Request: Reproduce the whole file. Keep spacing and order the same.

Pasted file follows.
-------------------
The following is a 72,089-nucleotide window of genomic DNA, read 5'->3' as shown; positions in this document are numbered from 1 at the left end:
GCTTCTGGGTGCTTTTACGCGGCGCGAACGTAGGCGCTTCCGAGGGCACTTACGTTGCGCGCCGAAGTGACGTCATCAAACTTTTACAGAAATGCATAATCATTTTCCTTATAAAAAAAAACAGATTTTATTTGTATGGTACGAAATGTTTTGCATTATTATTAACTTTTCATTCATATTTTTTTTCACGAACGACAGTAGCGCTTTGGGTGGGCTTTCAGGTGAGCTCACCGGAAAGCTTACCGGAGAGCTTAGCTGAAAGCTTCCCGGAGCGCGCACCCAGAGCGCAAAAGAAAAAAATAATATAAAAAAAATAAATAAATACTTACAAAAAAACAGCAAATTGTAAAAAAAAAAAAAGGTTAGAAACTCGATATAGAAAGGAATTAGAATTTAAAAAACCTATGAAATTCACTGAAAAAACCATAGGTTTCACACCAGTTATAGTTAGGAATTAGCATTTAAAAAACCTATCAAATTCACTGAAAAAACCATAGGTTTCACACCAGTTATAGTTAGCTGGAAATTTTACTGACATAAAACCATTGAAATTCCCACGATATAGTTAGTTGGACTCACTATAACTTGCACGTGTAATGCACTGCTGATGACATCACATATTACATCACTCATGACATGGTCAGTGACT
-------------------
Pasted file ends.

The following is a 72,089-nucleotide window of genomic DNA, read 5'->3' as shown; positions in this document are numbered from 1 at the left end:
GCTTCTGGGTGCTTTTACGCGGCGCGAACGTAGGCGCTTCCGAGGGCACTTACGTTGCGCGCCGAAGTGACGTCATCAAACTTTTACAGAAATGCATAATCATTTTCCTTATAAAAAAAAACAGATTTTATTTGTATGGTACGAAATGTTTTGCATTATTATTAACTTTTCATTCATATTTTTTTTCACGAACGACAGTAGCGCTTTGGGTGGGCTTTCAGGTGAGCTCACCGGAAAGCTTACCGGAGAGCTTAGCTGAAAGCTTCCCGGAGCGCGCACCCAGAGCGCAAAAGAAAAAAATAATATAAAAAAAATAAATAAATACTTACAAAAAAACAGCAAATTGTAAAAAAAAAAAAAGGTTAGAAACTCGATATAGAAAGGAATTAGAATTTAAAAAACCTATGAAATTCACTGAAAAAACCATAGGTTTCACACCAGTTATAGTTAGGAATTAGCATTTAAAAAACCTATCAAATTCACTGAAAAAACCATAGGTTTCACACCAGTTATAGTTAGCTGGAAATTTTACTGACATAAAACCATTGAAATTCCCACGATATAGTTAGTTGGACTCACTATAACTTGCACGTGTAATGCACTGCTGATGACATCACATATTACATCACTCATGACATGGTCAGTGACT